Encrypted filesystem fscking -- 'fsck -c 2' using fsck from before release 5.0?

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Encrypted filesystem fscking -- 'fsck -c 2' using fsck from before release 5.0?

Damon Getsman
I have an OpenBSD Virtual Machine (v.5.4) that, unfortunately, got shut
down improperly the other day.  This machine had a mounted partition
/dev/rwd0j, which disklabel is reporting as a fstype of 4.2BSD (fsize 2048,
bsize 16384, cgp 1).  The partition is completely full with an encrypted
filesystem image, which was mounted at the time of the evil shutdown.  When
I try to mount the (host [/dev/rwd0j]) partition, I receive an error
telling me that the filesystem is not clean and I need to run fsck.  When I
manually run fsck, I am receiving an error that the 'version of filesystem
is too old', and that I must update it to a more recent format with 'fsck
-c 2', using a version of fsck that is from before release 5.0.

Unfortunately, I have vital services on this virtual machine that I need to
get running again as soon as possible for users other than myself.  I have
not been able to locate any archive with a binary version of fsck for i386
from a release of OpenBSD prior to 5.0, nor am I able to find any way
around this, at least during the first few dozen times ramming my head into
the brick wall here.  I would very much appreciate any ideas that anybody
might have in order to get this filesystem clean and running again asap.

Thank you muchly in advance!

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Re: Encrypted filesystem fscking -- 'fsck -c 2' using fsck from before release 5.0?

Otto Moerbeek
On Sun, Feb 09, 2014 at 11:14:08PM -0600, Damon Getsman wrote:

> I have an OpenBSD Virtual Machine (v.5.4) that, unfortunately, got shut
> down improperly the other day.  This machine had a mounted partition
> /dev/rwd0j, which disklabel is reporting as a fstype of 4.2BSD (fsize 2048,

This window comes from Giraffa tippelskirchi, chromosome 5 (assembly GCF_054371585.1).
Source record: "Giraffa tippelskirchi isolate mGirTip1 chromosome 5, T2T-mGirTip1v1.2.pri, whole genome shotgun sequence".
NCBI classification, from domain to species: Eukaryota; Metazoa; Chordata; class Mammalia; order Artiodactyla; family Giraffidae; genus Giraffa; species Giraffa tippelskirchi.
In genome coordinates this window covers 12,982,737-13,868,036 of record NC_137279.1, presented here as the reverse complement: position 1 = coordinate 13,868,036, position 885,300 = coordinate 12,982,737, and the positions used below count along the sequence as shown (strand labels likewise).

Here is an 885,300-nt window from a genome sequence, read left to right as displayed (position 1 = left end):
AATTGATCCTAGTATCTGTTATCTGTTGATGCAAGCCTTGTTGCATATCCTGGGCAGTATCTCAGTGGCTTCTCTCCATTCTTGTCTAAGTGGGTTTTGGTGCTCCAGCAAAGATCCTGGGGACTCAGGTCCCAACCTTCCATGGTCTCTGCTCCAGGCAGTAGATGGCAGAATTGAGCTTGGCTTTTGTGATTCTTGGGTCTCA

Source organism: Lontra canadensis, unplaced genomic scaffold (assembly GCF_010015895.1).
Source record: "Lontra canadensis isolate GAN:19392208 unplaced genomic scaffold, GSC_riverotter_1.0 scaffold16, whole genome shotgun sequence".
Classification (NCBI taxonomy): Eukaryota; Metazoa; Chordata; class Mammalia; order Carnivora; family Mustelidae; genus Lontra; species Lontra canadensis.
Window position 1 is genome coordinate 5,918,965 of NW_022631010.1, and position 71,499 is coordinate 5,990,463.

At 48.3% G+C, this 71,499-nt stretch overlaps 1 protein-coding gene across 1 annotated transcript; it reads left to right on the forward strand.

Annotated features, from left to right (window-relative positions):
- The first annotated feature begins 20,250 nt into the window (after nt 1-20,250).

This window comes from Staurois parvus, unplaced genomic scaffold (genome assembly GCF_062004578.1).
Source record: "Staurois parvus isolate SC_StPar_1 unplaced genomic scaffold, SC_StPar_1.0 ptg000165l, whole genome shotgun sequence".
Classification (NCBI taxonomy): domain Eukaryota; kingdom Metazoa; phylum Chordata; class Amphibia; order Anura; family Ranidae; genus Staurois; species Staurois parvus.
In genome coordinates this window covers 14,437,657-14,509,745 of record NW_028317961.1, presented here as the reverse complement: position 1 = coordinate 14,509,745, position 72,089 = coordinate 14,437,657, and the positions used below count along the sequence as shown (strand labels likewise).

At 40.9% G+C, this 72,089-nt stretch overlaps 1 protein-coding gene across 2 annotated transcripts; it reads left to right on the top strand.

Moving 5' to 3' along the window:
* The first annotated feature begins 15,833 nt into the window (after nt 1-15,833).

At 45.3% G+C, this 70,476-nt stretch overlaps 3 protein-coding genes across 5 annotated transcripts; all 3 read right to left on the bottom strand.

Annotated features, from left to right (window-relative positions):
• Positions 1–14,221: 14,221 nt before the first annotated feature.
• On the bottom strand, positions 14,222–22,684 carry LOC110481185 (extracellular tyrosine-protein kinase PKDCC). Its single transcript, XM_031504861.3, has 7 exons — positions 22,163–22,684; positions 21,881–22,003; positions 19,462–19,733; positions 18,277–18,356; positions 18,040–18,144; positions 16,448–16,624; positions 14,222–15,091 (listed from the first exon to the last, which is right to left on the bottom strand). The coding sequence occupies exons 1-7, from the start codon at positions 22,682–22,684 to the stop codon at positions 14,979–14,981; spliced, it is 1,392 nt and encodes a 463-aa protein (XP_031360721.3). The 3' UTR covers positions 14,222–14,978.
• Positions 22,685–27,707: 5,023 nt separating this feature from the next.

> bsize 16384, cgp 1).  The partition is completely full with an encrypted
> filesystem image, which was mounted at the time of the evil shutdown.  When
> I try to mount the (host [/dev/rwd0j]) partition, I receive an error
> telling me that the filesystem is not clean and I need to run fsck.  When I
> manually run fsck, I am receiving an error that the 'version of filesystem
> is too old', and that I must update it to a more recent format with 'fsck
> -c 2', using a version of fsck that is from before release 5.0.
>
> Unfortunately, I have vital services on this virtual machine that I need to
> get running again as soon as possible for users other than myself.  I have
> not been able to locate any archive with a binary version of fsck for i386
> from a release of OpenBSD prior to 5.0, nor am I able to find any way
> around this, at least during the first few dozen times ramming my head into
> the brick wall here.  I would very much appreciate any ideas that anybody
> might have in order to get this filesystem clean and running again asap.
>
> Thank you muchly in advance!

Likely you superblock is corrupted, giving a spurious error message
concerning the fs version.

Try using an alternate superblock, using the -b option (see man page).